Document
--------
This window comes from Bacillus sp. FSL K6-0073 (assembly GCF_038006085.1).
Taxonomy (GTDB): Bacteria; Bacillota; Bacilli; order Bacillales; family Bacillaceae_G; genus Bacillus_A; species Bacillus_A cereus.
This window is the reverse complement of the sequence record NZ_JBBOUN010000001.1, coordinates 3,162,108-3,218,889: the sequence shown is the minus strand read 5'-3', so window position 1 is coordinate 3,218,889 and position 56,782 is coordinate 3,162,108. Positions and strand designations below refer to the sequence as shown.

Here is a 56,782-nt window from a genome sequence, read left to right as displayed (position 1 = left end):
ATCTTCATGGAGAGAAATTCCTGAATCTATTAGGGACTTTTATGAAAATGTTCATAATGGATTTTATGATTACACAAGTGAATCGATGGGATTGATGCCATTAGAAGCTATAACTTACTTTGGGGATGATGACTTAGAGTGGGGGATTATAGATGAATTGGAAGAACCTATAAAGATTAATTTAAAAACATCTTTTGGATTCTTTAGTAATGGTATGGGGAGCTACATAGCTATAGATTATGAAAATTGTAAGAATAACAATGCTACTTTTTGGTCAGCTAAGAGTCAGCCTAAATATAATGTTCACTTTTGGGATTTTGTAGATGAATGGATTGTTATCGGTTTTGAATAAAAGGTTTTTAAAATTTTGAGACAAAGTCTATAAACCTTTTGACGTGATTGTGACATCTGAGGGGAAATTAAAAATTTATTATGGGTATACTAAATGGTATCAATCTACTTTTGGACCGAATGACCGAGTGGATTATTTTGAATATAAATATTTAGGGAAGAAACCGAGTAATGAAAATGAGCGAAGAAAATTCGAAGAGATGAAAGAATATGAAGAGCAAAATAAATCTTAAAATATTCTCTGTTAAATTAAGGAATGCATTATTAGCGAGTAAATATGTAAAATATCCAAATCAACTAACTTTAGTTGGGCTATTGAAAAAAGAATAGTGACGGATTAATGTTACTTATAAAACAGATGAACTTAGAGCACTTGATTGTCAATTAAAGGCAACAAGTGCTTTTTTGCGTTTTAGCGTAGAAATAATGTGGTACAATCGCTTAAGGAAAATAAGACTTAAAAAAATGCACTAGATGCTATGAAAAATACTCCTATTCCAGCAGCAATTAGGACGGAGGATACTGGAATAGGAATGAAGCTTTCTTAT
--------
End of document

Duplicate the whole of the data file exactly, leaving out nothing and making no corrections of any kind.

This window comes from Bacillus sp. FSL K6-0073 (assembly GCF_038006085.1).
Taxonomy (GTDB): Bacteria; Bacillota; Bacilli; order Bacillales; family Bacillaceae_G; genus Bacillus_A; species Bacillus_A cereus.
This window is the reverse complement of the sequence record NZ_JBBOUN010000001.1, coordinates 3,162,108-3,218,889: the sequence shown is the minus strand read 5'-3', so window position 1 is coordinate 3,218,889 and position 56,782 is coordinate 3,162,108. Positions and strand designations below refer to the sequence as shown.

Here is a 56,782-nt window from a genome sequence, read left to right as displayed (position 1 = left end):
ATCTTCATGGAGAGAAATTCCTGAATCTATTAGGGACTTTTATGAAAATGTTCATAATGGATTTTATGATTACACAAGTGAATCGATGGGATTGATGCCATTAGAAGCTATAACTTACTTTGGGGATGATGACTTAGAGTGGGGGATTATAGATGAATTGGAAGAACCTATAAAGATTAATTTAAAAACATCTTTTGGATTCTTTAGTAATGGTATGGGGAGCTACATAGCTATAGATTATGAAAATTGTAAGAATAACAATGCTACTTTTTGGTCAGCTAAGAGTCAGCCTAAATATAATGTTCACTTTTGGGATTTTGTAGATGAATGGATTGTTATCGGTTTTGAATAAAAGGTTTTTAAAATTTTGAGACAAAGTCTATAAACCTTTTGACGTGATTGTGACATCTGAGGGGAAATTAAAAATTTATTATGGGTATACTAAATGGTATCAATCTACTTTTGGACCGAATGACCGAGTGGATTATTTTGAATATAAATATTTAGGGAAGAAACCGAGTAATGAAAATGAGCGAAGAAAATTCGAAGAGATGAAAGAATATGAAGAGCAAAATAAATCTTAAAATATTCTCTGTTAAATTAAGGAATGCATTATTAGCGAGTAAATATGTAAAATATCCAAATCAACTAACTTTAGTTGGGCTATTGAAAAAAGAATAGTGACGGATTAATGTTACTTATAAAACAGATGAACTTAGAGCACTTGATTGTCAATTAAAGGCAACAAGTGCTTTTTTGCGTTTTAGCGTAGAAATAATGTGGTACAATCGCTTAAGGAAAATAAGACTTAAAAAAATGCACTAGATGCTATGAAAAATACTCCTATTCCAGCAGCAATTAGGACGGAGGATACTGGAATAGGAATGAAGCTTTCTTAT